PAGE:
Our kernel approach has two objectives. A stable kernel so that applications can be written and users can enjoy our products today, and upstreaming our kernel so our hardware becomes a maintainable piece of hardware that can benefit from the latest software updates and bug fixes for many years to come.
The stable kernel and drivers will initially come from semiconductor companies, choosen for the quality of their linux support. Ideally we will work on joint reference platforms with chip vendors to address upstream requirements from day one. At all times we will maintain a fully regression tested kernel while we push that kernel upstream. We will work with our manufacturing partners on a joint suite of unit tests to be used both in production testing as well as regression testing. This will significantly reduce costs, allow new kernels to be introduced into production images, and assist our ongoing upstreaming effort.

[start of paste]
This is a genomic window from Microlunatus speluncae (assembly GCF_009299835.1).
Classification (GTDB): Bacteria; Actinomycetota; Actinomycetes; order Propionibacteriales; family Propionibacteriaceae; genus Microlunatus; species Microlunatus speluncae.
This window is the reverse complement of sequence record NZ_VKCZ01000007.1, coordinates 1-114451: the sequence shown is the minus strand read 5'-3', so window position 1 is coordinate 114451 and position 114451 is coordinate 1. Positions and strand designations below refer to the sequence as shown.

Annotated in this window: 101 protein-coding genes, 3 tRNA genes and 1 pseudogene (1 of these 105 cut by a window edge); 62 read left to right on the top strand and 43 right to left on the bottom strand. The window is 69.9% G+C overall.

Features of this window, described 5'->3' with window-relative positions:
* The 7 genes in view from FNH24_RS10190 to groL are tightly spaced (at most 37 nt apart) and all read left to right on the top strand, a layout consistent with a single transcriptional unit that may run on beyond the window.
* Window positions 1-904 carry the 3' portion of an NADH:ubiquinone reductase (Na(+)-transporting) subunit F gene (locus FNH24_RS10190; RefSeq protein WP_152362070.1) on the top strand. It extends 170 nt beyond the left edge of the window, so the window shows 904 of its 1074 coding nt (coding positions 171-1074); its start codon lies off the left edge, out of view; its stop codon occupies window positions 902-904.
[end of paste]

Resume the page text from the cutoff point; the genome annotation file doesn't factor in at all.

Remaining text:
Upstreaming is tedious work and progress is often slow. Quality standards are high and architectural changes may be necessary for peaceful coexistance with other devices and platforms. We believe the Linux kernel community has done a marvelous job in making hardware maintainable and usable for the long run, so we are prepared to go the extra mile - submit patches, accept feedback, prepare for merge windows, and so on.
In the embedded world a kernel just needs to work. At Qi hardware it needs to live.